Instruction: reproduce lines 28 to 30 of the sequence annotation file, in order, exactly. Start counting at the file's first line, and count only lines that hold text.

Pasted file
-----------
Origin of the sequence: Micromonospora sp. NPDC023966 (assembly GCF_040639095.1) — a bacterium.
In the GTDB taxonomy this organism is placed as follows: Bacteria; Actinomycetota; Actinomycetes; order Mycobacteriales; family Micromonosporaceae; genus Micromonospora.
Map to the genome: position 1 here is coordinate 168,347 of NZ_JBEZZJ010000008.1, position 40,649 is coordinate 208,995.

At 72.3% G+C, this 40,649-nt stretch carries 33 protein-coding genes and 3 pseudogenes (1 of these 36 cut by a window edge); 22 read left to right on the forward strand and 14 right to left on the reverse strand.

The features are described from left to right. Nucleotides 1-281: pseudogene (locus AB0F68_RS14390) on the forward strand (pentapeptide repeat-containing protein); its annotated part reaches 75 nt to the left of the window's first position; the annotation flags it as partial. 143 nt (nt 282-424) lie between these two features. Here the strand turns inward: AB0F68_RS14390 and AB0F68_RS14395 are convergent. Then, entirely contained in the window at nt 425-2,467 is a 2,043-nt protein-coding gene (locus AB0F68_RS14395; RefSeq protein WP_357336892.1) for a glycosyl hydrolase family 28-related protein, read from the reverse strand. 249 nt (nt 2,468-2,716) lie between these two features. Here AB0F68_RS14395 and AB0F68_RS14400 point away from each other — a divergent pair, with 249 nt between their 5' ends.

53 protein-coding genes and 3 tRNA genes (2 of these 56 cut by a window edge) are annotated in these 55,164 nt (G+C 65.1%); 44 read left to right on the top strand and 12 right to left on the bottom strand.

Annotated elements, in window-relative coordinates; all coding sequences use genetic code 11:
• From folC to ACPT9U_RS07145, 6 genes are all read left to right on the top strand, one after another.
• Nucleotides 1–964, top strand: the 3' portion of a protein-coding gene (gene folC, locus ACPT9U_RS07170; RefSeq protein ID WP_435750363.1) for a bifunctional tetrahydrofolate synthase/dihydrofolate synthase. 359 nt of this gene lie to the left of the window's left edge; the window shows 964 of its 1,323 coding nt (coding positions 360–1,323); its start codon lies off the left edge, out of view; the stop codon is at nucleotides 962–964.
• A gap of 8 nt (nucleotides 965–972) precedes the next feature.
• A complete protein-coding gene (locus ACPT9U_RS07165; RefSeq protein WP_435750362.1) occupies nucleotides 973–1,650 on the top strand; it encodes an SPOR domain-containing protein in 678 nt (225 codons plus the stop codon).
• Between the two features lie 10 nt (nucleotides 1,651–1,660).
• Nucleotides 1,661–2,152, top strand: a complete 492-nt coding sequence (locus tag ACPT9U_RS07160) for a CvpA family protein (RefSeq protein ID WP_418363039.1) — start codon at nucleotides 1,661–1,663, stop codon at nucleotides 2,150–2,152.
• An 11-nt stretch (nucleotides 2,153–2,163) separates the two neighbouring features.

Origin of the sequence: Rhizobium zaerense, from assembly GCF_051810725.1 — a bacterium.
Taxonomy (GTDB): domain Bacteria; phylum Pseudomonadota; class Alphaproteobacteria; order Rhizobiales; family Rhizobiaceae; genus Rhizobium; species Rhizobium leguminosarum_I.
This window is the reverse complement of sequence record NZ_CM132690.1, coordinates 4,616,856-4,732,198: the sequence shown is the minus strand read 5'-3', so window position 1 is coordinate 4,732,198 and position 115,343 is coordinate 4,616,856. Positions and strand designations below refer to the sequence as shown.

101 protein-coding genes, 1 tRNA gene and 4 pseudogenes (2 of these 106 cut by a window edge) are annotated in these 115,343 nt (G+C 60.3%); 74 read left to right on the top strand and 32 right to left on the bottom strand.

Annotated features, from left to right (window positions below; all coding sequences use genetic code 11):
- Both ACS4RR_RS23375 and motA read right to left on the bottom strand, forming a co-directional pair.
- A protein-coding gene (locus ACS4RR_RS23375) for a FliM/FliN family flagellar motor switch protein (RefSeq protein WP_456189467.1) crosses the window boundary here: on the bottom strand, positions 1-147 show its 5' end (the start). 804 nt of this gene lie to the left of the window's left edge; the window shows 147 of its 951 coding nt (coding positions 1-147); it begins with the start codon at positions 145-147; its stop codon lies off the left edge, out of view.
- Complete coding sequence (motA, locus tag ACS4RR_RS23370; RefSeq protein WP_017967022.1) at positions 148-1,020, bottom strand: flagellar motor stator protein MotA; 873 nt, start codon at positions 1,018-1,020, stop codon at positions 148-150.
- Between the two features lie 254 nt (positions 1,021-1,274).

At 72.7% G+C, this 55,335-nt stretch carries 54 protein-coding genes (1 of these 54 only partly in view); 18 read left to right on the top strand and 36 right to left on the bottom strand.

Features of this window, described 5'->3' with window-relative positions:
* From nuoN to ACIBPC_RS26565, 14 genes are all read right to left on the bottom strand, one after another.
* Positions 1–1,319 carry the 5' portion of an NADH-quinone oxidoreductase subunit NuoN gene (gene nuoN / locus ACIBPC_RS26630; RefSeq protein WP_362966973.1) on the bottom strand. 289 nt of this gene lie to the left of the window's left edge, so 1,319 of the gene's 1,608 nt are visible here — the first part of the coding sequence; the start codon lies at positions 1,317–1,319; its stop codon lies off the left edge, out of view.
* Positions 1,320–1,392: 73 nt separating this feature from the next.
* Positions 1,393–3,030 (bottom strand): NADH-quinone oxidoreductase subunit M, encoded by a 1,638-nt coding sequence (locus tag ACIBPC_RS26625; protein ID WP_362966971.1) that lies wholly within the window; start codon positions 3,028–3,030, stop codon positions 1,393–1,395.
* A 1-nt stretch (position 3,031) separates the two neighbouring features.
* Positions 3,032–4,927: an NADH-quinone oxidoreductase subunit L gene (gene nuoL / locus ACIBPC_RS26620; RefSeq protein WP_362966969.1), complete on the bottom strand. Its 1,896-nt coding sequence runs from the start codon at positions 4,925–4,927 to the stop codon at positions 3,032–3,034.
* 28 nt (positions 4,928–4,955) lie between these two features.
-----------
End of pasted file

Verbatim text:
* Positions 1,320–1,392: 73 nt separating this feature from the next.
* Positions 1,393–3,030 (bottom strand): NADH-quinone oxidoreductase subunit M, encoded by a 1,638-nt coding sequence (locus tag ACIBPC_RS26625; protein ID WP_362966971.1) that lies wholly within the window; start codon positions 3,028–3,030, stop codon positions 1,393–1,395.
* A 1-nt stretch (position 3,031) separates the two neighbouring features.